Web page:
Jul 07, 2020
Press release

Tuesday's announcement that Revenue is to query claims made by 55,000 Irish businesses for temporary wage subsidies is very unhelpful to Irish industry which already has so much to deal with.  While claims for the Temporary Wage Subsidy Scheme should of course be policed, the announcement that Revenue is to correspond with so many Irish businesses runs counter to their previous indication that vetting would only take place at the end of the scheme.  Claiming the Temporary Wage Subsidy depended on eligibility, and businesses were asked to self-assess their entitlement. The blanket enquiry approach suggests that no attempt is being made to identify risky claims by the authorities.  All claimants of the scheme are to have their names published, and all employees are clear from their payslips that their employer is claiming money through the scheme.  These very public checks should go a significant way towards satisfying the authorities that the process is transparent.    Commenting, Norah Collender, Professional Tax Leader at Chartered Accountants Ireland said       “Carrying out blanket enquiries of this nature the very week that so many businesses are trying to reopen signals an indifference to the plight of many businesses. We are calling on Revenue to defer any compliance interventions until the Autumn. This will help businesses to focus on getting back to work rather than having to deal with Revenue correspondence following their enforced shutdown in response to the coronavirus pandemic.”  The Revenue Commissioners have to date been exemplary in their response to dealing with the pandemic, and in particular, their operation of the Temporary Wage Subsidy Scheme has been deservedly praised.  Unfortunately, this blanket and unselective compliance measure, launched at this critical juncture, could undermine much of the good work and a lot of goodwill established in recent weeks.    Ends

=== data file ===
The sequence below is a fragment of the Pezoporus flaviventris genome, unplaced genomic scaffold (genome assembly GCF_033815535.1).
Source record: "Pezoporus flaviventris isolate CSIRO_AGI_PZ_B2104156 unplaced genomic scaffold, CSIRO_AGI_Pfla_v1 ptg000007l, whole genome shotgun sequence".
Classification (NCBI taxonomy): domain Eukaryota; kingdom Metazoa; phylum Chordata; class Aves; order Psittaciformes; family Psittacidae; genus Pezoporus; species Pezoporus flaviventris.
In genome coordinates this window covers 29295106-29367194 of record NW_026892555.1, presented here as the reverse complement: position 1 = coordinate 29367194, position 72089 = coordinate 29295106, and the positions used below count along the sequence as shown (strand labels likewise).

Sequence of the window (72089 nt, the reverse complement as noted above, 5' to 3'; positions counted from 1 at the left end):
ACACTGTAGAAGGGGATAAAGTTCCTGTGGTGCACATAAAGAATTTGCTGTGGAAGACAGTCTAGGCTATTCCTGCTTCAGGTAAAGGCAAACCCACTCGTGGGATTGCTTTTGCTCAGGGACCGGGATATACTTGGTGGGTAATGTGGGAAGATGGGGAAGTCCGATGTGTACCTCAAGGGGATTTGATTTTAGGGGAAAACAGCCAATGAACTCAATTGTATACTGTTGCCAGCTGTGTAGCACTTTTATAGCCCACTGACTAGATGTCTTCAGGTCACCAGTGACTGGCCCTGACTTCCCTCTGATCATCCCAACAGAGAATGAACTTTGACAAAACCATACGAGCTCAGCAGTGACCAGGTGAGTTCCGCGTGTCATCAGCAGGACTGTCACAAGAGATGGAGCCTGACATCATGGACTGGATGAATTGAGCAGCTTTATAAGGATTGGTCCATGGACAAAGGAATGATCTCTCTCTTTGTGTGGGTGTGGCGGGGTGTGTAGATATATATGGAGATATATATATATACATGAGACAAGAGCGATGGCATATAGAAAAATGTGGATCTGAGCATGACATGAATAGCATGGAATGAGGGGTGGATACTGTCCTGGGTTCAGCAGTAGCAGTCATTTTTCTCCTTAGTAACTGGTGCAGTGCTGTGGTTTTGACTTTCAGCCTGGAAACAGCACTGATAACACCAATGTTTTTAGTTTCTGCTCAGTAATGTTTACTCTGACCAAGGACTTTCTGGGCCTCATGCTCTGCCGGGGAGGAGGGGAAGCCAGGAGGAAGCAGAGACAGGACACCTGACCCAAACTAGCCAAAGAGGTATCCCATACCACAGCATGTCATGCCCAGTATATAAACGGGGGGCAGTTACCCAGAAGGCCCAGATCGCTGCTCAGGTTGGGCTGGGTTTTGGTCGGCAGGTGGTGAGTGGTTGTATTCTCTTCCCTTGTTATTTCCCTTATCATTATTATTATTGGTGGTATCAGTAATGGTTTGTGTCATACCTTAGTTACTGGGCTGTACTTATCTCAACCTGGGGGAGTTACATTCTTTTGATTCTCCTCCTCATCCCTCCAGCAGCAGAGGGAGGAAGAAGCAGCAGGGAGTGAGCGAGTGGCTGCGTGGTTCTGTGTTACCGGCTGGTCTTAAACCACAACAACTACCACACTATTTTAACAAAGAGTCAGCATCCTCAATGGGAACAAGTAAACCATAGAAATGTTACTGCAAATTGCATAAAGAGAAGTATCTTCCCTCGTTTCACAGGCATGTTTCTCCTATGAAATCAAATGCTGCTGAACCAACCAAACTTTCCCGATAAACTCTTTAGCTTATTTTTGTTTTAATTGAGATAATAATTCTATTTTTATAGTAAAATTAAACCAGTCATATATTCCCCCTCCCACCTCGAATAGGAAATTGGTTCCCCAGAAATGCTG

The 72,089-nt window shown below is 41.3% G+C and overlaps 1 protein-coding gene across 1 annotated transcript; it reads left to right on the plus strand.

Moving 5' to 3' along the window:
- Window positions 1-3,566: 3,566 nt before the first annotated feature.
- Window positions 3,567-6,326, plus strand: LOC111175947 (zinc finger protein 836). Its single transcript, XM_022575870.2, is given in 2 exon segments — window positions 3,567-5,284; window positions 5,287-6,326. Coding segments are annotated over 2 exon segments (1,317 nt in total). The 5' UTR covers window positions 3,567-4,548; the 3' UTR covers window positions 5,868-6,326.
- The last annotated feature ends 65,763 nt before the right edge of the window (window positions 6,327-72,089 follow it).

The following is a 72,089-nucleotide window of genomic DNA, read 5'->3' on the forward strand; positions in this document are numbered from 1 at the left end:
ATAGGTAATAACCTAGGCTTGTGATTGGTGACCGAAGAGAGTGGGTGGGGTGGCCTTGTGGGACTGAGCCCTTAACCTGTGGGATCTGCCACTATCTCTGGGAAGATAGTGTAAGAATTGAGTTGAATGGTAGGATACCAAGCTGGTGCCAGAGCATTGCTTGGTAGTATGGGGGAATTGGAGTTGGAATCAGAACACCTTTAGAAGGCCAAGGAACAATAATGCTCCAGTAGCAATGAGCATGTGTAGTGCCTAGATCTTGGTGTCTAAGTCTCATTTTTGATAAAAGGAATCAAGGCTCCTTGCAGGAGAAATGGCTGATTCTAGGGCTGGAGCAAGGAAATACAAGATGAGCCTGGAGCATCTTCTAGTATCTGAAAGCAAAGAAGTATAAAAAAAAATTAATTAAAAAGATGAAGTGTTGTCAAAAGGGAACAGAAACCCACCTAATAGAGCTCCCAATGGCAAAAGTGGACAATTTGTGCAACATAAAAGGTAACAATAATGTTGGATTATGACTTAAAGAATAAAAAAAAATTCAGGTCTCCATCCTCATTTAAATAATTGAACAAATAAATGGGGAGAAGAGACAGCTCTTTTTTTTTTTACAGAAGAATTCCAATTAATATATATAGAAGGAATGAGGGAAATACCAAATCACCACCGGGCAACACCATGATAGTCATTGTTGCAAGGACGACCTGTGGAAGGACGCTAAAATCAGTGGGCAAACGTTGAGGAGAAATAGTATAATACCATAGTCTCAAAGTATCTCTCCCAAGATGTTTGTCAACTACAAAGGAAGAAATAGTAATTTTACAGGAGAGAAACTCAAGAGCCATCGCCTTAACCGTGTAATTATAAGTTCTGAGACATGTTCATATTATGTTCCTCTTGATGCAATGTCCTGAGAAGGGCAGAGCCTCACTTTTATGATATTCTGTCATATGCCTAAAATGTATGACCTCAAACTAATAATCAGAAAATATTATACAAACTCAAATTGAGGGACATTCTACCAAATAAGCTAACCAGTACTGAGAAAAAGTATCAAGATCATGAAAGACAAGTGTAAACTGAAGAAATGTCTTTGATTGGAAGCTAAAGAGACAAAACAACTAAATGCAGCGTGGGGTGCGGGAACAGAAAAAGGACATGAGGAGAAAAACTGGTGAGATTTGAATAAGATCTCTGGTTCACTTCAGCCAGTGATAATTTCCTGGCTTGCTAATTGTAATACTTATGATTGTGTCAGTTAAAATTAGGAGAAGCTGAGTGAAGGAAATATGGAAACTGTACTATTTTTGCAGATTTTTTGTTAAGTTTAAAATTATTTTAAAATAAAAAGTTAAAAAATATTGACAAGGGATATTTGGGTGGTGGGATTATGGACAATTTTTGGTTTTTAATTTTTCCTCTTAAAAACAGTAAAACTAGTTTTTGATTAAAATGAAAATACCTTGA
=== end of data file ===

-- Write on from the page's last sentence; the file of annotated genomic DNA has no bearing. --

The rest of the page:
Jun 24, 2020
News